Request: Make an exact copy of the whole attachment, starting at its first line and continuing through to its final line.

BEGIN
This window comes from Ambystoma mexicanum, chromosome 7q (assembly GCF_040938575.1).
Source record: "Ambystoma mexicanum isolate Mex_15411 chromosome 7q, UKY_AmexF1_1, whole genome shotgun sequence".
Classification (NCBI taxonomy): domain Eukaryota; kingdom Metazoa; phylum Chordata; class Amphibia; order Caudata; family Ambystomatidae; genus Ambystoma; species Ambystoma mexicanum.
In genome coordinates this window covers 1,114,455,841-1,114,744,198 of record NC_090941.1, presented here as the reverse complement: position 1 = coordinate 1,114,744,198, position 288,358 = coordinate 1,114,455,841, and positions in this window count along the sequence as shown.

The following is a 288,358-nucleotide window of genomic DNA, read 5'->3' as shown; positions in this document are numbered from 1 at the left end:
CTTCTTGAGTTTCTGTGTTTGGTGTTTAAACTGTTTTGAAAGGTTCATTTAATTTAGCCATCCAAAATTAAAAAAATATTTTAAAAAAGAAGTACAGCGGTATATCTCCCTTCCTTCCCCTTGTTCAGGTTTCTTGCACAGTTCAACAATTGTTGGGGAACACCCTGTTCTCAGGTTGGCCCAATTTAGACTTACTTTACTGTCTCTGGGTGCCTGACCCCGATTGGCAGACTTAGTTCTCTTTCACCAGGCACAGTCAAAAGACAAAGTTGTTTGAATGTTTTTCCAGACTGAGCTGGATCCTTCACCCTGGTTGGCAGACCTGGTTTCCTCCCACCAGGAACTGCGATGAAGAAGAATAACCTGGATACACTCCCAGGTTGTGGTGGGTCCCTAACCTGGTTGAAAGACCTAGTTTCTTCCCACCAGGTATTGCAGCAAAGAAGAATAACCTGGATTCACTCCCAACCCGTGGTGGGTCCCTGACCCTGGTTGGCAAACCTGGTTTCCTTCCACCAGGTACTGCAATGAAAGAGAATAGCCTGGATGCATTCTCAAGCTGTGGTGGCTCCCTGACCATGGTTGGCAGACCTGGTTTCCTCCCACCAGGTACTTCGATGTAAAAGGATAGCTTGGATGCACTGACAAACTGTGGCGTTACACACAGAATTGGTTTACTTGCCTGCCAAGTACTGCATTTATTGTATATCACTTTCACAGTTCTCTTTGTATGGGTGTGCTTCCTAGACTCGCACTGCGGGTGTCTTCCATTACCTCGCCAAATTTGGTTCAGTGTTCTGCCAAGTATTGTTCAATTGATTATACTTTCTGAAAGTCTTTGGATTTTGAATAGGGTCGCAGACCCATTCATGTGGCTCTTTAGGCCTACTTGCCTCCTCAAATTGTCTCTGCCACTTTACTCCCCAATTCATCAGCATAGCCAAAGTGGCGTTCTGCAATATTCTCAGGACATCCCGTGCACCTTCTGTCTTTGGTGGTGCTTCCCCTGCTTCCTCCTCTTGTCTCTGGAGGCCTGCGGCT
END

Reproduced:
This window comes from Ambystoma mexicanum, chromosome 7q (assembly GCF_040938575.1).
Source record: "Ambystoma mexicanum isolate Mex_15411 chromosome 7q, UKY_AmexF1_1, whole genome shotgun sequence".
Classification (NCBI taxonomy): domain Eukaryota; kingdom Metazoa; phylum Chordata; class Amphibia; order Caudata; family Ambystomatidae; genus Ambystoma; species Ambystoma mexicanum.
In genome coordinates this window covers 1,114,455,841-1,114,744,198 of record NC_090941.1, presented here as the reverse complement: position 1 = coordinate 1,114,744,198, position 288,358 = coordinate 1,114,455,841, and positions in this window count along the sequence as shown.

The following is a 288,358-nucleotide window of genomic DNA, read 5'->3' as shown; positions in this document are numbered from 1 at the left end:
CTTCTTGAGTTTCTGTGTTTGGTGTTTAAACTGTTTTGAAAGGTTCATTTAATTTAGCCATCCAAAATTAAAAAAATATTTTAAAAAAGAAGTACAGCGGTATATCTCCCTTCCTTCCCCTTGTTCAGGTTTCTTGCACAGTTCAACAATTGTTGGGGAACACCCTGTTCTCAGGTTGGCCCAATTTAGACTTACTTTACTGTCTCTGGGTGCCTGACCCCGATTGGCAGACTTAGTTCTCTTTCACCAGGCACAGTCAAAAGACAAAGTTGTTTGAATGTTTTTCCAGACTGAGCTGGATCCTTCACCCTGGTTGGCAGACCTGGTTTCCTCCCACCAGGAACTGCGATGAAGAAGAATAACCTGGATACACTCCCAGGTTGTGGTGGGTCCCTAACCTGGTTGAAAGACCTAGTTTCTTCCCACCAGGTATTGCAGCAAAGAAGAATAACCTGGATTCACTCCCAACCCGTGGTGGGTCCCTGACCCTGGTTGGCAAACCTGGTTTCCTTCCACCAGGTACTGCAATGAAAGAGAATAGCCTGGATGCATTCTCAAGCTGTGGTGGCTCCCTGACCATGGTTGGCAGACCTGGTTTCCTCCCACCAGGTACTTCGATGTAAAAGGATAGCTTGGATGCACTGACAAACTGTGGCGTTACACACAGAATTGGTTTACTTGCCTGCCAAGTACTGCATTTATTGTATATCACTTTCACAGTTCTCTTTGTATGGGTGTGCTTCCTAGACTCGCACTGCGGGTGTCTTCCATTACCTCGCCAAATTTGGTTCAGTGTTCTGCCAAGTATTGTTCAATTGATTATACTTTCTGAAAGTCTTTGGATTTTGAATAGGGTCGCAGACCCATTCATGTGGCTCTTTAGGCCTACTTGCCTCCTCAAATTGTCTCTGCCACTTTACTCCCCAATTCATCAGCATAGCCAAAGTGGCGTTCTGCAATATTCTCAGGACATCCCGTGCACCTTCTGTCTTTGGTGGTGCTTCCCCTGCTTCCTCCTCTTGTCTCTGGAGGCCTGCGGCT